A man in Nebraska who doctors believed had experienced a devastating stroke actually had a different condition — fortunately, one that allowed him to come back from the brink of death.
After his children accepted that their father was likely to die and decided to have him removed from his breathing tube, T. Scott Marr kept breathing and began to move his fingers and toes, Nebraska's WKRN reported. Doctors soon realized that Marr had not experienced a stroke, as initially believed. Instead, he had a condition called posterior reversible encephalopathy syndrome, which involves swelling in the brain. [27 Oddest Medical Case Reports]
"It's an injury that is going to get better when the swelling goes down, as opposed to a stroke, which is an injury that may not recover in the same way," said Dr. S. Andrew Josephson, a professor and chair of neurology at the University of California, San Francisco and a member of the American Neurological Association. Josephson was not involved with Marr's case.
A difficult diagnosis
According to WKRN, Marr was found unconscious on Dec. 12. Doctors diagnosed him with a stroke and observed swelling in his brain. One of his doctors at Methodist Hospital in Omaha, Nebraska, Dr. Rebecca Runge, told reporters that the medical team feared the damage was irreversible.
But after Marr's breathing tube was removed and he began to respond to simple commands, doctors re-evaluated his diagnosis. He hadn't experienced a stroke, they found. Instead, he had posterior reversible encephalopathy syndrome, or PRES.
In about 70 percent of cases, PRES is caused by an extreme increase in blood pressure. Such a spike can damage the barrier between the blood vessels and the brain tissue, causing leakage and swelling, said Dr. Joseph Miller, a clinical associate professor at Wayne State University and an emergency-medicine physician at Henry Ford Hospital, both in Detroit. Miller was also not involved with Marr's case.
It's not surprising that PRES was mistaken for a stroke, Miller told Live Science. The symptoms of PRES, which range from headache and vision changes all the way up to coma, are quite similar to those of strokes, and strokes are far more common than PRES. At Henry Ford Hospital's emergency room, Miller said, there are only about eight confirmed cases of PRES each year, out of approximately 450,000 ER visits.
PRES is also easy to miss on a CT scan, Miller said. It's best diagnosed with magnetic resonance imaging (MRI). But in many hospitals, it can take hours or even a day to get a patient an MRI scan, so doctors might start treatment for a stroke first.
A typical treatment for PRES involves removing the underlying cause, Miller and Josephson said. (Marr and his medical team did not disclose the underlying cause of Marr's PRES.) If the cause is high blood pressure, for example, the patient's blood pressure should be brought down with medication.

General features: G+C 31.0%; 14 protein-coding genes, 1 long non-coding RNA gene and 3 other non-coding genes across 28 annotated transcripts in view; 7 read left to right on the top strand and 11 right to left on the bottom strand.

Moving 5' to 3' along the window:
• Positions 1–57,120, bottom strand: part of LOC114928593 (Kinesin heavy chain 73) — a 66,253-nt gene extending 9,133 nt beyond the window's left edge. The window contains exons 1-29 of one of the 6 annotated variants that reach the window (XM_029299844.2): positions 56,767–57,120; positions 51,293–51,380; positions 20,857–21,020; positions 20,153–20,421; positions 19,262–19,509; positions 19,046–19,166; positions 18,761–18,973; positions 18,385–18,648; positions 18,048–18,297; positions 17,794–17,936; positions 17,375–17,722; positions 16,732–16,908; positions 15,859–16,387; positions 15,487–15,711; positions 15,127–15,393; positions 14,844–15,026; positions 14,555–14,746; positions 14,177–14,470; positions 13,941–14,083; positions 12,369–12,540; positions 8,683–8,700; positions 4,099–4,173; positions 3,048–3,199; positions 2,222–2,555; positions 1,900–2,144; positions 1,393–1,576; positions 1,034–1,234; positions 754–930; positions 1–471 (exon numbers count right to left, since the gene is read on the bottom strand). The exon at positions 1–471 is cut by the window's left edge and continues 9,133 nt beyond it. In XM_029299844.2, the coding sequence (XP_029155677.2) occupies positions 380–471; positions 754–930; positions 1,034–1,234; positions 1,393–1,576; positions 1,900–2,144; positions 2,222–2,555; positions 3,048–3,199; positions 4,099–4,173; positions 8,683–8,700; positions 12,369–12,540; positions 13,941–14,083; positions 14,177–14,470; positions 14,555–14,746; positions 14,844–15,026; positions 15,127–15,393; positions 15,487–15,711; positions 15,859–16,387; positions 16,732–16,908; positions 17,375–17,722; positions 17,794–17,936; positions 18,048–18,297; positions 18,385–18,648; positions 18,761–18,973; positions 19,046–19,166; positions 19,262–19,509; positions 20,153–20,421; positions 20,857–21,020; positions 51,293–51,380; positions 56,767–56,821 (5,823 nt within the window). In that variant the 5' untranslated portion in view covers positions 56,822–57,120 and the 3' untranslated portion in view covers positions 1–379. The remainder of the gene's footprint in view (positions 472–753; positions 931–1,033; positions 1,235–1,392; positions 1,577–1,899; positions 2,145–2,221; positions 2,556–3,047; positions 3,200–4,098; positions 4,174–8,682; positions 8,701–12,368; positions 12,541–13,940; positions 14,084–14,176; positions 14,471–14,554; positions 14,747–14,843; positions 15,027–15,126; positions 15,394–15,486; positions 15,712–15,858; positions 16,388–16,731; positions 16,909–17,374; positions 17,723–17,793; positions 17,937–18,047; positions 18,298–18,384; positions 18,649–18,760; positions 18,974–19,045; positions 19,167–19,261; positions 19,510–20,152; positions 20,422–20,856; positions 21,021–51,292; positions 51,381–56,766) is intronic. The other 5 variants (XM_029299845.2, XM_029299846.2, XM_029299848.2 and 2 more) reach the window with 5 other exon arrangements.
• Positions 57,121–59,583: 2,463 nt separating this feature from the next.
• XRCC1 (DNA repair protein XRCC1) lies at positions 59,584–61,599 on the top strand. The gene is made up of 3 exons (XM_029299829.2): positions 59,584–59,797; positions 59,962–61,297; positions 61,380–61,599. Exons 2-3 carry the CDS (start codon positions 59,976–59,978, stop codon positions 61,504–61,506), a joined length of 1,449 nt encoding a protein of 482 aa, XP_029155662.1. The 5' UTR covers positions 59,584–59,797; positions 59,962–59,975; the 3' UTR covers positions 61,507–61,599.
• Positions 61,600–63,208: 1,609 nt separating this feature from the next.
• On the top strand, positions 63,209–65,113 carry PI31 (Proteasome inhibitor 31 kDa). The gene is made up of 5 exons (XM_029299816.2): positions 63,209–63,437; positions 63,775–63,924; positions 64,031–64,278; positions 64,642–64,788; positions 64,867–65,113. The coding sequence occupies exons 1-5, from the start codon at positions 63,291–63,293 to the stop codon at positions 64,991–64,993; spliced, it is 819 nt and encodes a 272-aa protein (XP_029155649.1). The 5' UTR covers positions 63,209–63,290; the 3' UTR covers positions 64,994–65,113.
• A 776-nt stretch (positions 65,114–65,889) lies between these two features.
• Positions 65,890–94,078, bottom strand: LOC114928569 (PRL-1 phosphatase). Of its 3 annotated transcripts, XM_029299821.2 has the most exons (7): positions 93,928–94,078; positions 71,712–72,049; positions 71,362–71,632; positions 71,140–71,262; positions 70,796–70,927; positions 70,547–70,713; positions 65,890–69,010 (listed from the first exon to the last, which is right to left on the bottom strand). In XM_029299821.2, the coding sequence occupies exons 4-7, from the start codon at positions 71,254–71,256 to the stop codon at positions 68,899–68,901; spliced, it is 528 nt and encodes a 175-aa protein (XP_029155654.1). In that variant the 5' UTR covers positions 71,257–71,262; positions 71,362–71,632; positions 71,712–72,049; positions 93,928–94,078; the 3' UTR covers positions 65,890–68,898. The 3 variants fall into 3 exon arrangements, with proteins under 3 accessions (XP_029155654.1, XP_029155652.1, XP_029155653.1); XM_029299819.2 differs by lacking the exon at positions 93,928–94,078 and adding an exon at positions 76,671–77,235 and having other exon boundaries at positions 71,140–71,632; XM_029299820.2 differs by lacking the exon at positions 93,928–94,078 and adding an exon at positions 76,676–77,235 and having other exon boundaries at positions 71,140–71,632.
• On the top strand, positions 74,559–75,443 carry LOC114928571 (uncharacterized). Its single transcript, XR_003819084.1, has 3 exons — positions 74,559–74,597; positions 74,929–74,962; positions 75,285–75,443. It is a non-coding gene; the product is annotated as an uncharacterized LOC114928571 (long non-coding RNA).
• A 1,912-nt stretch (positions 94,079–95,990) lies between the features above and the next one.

Sometimes, PRES occurs in patients taking immunosuppressive drugs, perhaps because these medicines somehow interfere with the membranes within those patients' blood vessels. In such cases, Miller and Josephson said, the treatment is for the patient to stop taking the particular medication.
Marr and his family called the recovery a "miracle." Though news reports called Marr "nearly brain-dead," that's an inaccurate and confusing use of the term, Josephson told Live Science. Brain death is a very specific condition that is morally, ethically and legally identical to just plain death, he said. It involves irreversible brain damage that means the person can no longer breath on his or her own. Artificial ventilation can push air into the person's lungs, making it appear as if they are alive and breathing, but without medical machinery, breathing stops. [The Science of Death: 10 Tales from the Crypt & Beyond]
Brain death "has a very, very specific [set of] criteria that have to be met," Josephson said. There is no such thing as being nearly brain-dead, he said: You either are or you aren't.
"This patient had a neurologic injury and was not doing well, and then [he] recovered from it," Josephson said. "I would be very loath to even introduce the term 'brain death.'"
Marr was, however, very fortunate. While PRES is reversible, it is far from harmless.
"If untreated, it can certainly be fatal," Miller said of the condition. "And even with treatment, there are occasional fatalities if it's caught too late."
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Originally published on Live Science.
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Stephanie Pappas is a contributing writer for Live Science, covering topics ranging from geoscience to archaeology to the human brain and behavior. She was previously a senior writer for Live Science but is now a freelancer based in Denver, Colorado, and regularly contributes to Scientific American and The Monitor, the monthly magazine of the American Psychological Association. Stephanie received a bachelor's degree in psychology from the University of South Carolina and a graduate certificate in science communication from the University of California, Santa Cruz.